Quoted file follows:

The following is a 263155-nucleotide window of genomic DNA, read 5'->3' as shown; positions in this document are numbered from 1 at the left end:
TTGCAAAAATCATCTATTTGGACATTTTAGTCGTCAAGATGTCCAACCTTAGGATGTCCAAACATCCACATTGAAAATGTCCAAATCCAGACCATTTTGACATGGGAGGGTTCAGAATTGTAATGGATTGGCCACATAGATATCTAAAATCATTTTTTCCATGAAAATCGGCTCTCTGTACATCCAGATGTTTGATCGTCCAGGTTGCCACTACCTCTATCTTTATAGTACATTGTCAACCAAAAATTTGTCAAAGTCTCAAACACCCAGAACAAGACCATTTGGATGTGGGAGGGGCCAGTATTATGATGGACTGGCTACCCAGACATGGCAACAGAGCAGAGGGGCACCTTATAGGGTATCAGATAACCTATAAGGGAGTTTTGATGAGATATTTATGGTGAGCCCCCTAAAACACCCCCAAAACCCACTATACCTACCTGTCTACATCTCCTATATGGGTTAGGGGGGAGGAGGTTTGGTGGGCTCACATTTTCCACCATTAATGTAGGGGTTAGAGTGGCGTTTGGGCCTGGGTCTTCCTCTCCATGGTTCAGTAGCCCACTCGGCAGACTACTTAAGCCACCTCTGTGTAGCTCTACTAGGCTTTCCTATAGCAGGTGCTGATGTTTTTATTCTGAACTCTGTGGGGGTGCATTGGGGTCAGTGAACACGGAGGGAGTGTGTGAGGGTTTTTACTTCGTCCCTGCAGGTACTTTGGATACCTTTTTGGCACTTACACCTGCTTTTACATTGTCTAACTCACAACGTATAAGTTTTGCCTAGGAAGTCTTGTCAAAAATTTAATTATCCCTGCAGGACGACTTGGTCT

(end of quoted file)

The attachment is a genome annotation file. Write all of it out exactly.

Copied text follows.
The following is a 263155-nucleotide window of genomic DNA, read 5'->3' as shown; positions in this document are numbered from 1 at the left end:
TTGCAAAAATCATCTATTTGGACATTTTAGTCGTCAAGATGTCCAACCTTAGGATGTCCAAACATCCACATTGAAAATGTCCAAATCCAGACCATTTTGACATGGGAGGGTTCAGAATTGTAATGGATTGGCCACATAGATATCTAAAATCATTTTTTCCATGAAAATCGGCTCTCTGTACATCCAGATGTTTGATCGTCCAGGTTGCCACTACCTCTATCTTTATAGTACATTGTCAACCAAAAATTTGTCAAAGTCTCAAACACCCAGAACAAGACCATTTGGATGTGGGAGGGGCCAGTATTATGATGGACTGGCTACCCAGACATGGCAACAGAGCAGAGGGGCACCTTATAGGGTATCAGATAACCTATAAGGGAGTTTTGATGAGATATTTATGGTGAGCCCCCTAAAACACCCCCAAAACCCACTATACCTACCTGTCTACATCTCCTATATGGGTTAGGGGGGAGGAGGTTTGGTGGGCTCACATTTTCCACCATTAATGTAGGGGTTAGAGTGGCGTTTGGGCCTGGGTCTTCCTCTCCATGGTTCAGTAGCCCACTCGGCAGACTACTTAAGCCACCTCTGTGTAGCTCTACTAGGCTTTCCTATAGCAGGTGCTGATGTTTTTATTCTGAACTCTGTGGGGGTGCATTGGGGTCAGTGAACACGGAGGGAGTGTGTGAGGGTTTTTACTTCGTCCCTGCAGGTACTTTGGATACCTTTTTGGCACTTACACCTGCTTTTACATTGTCTAACTCACAACGTATAAGTTTTGCCTAGGAAGTCTTGTCAAAAATTTAATTATCCCTGCAGGACGACTTGGTCT